Microbead, Macro Problem

by Lila Meretzky

    Even if you didn’t know they had a name, it’s probably safe to assume that we’ve all encountered microbeads before.  These tiny plastic spheres have risen in popularity for their use as exfoliants in toiletries and as aids in laboratories, where they can help model substance flow. Microbeads are everywhere, in our toothpaste, our hand sanitizer, our shampoo, our face wash.  In fact, microbeads have become so ubiquitous that currently they are piling up at the bottom of The Great Lakes, coursing down rivers, and sitting in fields.  Here’s the basic overview of what microbeads are, why they’re harmful, and what we can do to prevent more of them from entering our hydrosphere.

What is a microbead?

    A microbead is a type of microplastic.  Microplastics are small, roughly 5mm in diameter, usually created by the breakdown of larger plastics from exposure to UV rays.  Microbeads are intentionally made at such a small size.  Typically microbeads are made from polyethylene.  They are common in beauty products for their use as an exfoliant, their addition to the consistency of a product, and added visual appeal.  Don’t try and tell me you’ve never marveled at the tiny spheres suspended in a bottle of goopy, scented hand sanitizer.

What’s the damage?

    There are two paths a microbead can follow on its journey to a watershed.  Microbeads are too small to be filtered out of wastewater in treatment plants, so they either flow directly from the plant into lakes and rivers or become lodged in sludge (the byproduct of treatment plants).  This sludge is then used as fertilizer for crops.  Microbeads are then washed away off fields and again into our streams and rivers.  Adding insult to injury, microbeads can become saturated with existing toxins from chemical dumping.  Fish and other marine life can mistake microbeads for eggs, and ingest them.  We then ingest these toxin-carrying microbeads when we eat contaminated fish.  A recent article in the journal Environmental Science and Technology estimates there are about 800 trillion microbeads spread across our oceans, lakes, and rivers.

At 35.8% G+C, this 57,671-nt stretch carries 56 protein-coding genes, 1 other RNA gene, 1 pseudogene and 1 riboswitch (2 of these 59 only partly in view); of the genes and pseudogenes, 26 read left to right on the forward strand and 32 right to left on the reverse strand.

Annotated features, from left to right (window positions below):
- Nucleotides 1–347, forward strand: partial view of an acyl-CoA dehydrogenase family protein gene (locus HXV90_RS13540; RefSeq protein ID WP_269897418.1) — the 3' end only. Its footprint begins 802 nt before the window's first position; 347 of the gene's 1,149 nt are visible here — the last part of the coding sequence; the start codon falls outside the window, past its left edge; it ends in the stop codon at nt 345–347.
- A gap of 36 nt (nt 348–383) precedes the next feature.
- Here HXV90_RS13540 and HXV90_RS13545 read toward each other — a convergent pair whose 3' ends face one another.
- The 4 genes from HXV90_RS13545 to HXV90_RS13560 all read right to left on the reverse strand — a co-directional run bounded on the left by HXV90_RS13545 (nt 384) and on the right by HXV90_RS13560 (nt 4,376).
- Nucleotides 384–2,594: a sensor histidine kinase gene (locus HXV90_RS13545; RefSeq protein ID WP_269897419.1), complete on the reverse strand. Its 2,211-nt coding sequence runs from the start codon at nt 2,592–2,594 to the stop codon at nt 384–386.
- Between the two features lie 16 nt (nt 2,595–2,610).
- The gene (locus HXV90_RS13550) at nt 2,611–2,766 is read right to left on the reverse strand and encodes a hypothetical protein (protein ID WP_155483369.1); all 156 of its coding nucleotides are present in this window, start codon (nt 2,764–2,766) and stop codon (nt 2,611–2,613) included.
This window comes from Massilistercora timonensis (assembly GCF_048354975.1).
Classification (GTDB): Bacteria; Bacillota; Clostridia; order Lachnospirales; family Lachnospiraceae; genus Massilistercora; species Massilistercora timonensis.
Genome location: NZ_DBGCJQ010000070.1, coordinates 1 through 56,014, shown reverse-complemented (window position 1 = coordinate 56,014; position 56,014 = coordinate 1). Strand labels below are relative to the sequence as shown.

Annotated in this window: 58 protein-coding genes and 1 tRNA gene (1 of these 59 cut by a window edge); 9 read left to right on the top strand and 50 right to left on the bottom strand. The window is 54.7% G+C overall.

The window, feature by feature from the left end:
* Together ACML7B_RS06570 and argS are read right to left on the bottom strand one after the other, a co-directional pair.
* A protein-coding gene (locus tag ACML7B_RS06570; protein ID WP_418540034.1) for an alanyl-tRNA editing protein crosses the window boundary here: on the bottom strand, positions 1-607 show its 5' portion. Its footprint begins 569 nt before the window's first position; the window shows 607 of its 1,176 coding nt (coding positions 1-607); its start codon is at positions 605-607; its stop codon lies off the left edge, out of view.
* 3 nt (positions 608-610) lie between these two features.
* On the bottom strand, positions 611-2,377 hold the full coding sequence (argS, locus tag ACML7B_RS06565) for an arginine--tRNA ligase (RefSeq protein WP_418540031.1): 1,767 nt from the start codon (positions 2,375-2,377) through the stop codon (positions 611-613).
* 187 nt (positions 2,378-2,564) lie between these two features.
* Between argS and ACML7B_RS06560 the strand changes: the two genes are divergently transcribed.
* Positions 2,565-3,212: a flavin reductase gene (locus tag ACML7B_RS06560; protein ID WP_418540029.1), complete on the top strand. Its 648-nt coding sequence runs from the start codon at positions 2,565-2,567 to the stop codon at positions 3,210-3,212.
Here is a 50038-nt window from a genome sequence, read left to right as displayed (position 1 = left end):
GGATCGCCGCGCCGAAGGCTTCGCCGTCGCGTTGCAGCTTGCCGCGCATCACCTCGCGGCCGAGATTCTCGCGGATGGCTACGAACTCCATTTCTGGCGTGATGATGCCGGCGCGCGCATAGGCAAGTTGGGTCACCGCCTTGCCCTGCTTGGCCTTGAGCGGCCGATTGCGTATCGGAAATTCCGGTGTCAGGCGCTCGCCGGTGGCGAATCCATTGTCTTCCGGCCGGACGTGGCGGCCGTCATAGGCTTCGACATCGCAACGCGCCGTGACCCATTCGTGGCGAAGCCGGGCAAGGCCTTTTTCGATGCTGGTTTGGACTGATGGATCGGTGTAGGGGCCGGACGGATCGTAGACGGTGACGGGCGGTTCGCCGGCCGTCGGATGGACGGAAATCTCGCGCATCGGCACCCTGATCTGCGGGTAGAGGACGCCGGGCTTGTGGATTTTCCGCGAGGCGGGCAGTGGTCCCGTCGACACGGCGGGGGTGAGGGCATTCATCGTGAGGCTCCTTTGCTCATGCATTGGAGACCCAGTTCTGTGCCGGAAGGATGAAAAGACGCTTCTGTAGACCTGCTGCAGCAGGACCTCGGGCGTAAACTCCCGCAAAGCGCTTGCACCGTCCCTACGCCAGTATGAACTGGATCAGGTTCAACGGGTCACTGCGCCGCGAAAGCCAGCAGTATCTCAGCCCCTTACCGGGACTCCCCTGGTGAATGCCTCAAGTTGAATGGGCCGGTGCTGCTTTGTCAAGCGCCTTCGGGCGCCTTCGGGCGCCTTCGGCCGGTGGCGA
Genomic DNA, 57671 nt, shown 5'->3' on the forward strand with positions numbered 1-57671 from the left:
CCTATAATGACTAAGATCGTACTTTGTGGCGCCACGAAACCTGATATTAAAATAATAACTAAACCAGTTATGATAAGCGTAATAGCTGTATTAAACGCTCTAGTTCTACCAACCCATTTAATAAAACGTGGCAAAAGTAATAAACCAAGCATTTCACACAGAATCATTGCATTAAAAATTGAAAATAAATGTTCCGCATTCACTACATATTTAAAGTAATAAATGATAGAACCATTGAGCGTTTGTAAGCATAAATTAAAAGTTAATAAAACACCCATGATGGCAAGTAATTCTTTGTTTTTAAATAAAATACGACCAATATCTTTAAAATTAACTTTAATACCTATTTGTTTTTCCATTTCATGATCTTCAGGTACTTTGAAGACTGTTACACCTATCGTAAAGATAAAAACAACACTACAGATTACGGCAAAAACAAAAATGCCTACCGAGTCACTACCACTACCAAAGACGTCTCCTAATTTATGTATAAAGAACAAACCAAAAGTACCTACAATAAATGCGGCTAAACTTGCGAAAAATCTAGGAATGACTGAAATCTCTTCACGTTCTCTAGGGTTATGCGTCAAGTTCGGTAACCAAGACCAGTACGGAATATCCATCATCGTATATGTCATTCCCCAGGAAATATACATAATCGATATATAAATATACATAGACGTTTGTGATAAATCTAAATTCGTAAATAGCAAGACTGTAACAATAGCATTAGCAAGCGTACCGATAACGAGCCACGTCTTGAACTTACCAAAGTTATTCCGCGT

How can we combat microbeads?

    Though it seems almost impossible to remove the existing microbeads from our water, there are ways you can help prevent further damage from being done.  This begins with the boycott of products that contain microbeads.  On the website of Beat the Microbead, a campaign protesting the pollutants, you can find lists of products to avoid (http://beatthemicrobead.org/images/pdf/RED%20UNITED%20STATES.pdf), companies that are phasing out the use of microbeads (http://www.beatthemicrobead.org/images/pdf/ORANGE%20UNITED%20STATES.pdf), and products which contain none at all (http://www.beatthemicrobead.org/images/pdf/greenUK.pdf).  If you still want a super-scrubby soap or face wash, opt for products that use natural exfoliants such as ground up nut shells, sugar, and salt.  You can also take it one step further.  Download the Beat the Microbead app, write a letter to state legislators, share articles about microbeads. 

    International progress has already been made to combat microbeads.  Companies like Unilever, Johnson & Johnson, L’Oreal, Colgate, The Body Shop, and Procter & Gamble have announced plans to phase out microbeads from their products.  The state of California has enacted a law banning the sale of microbead products, hoping to completely stop their usage by 2020.  Let’s get involved!

Further reading:

NPR

Progress in New York

EurekaAlert!

Environmental Science and Technology

Beat the Microbead

TIME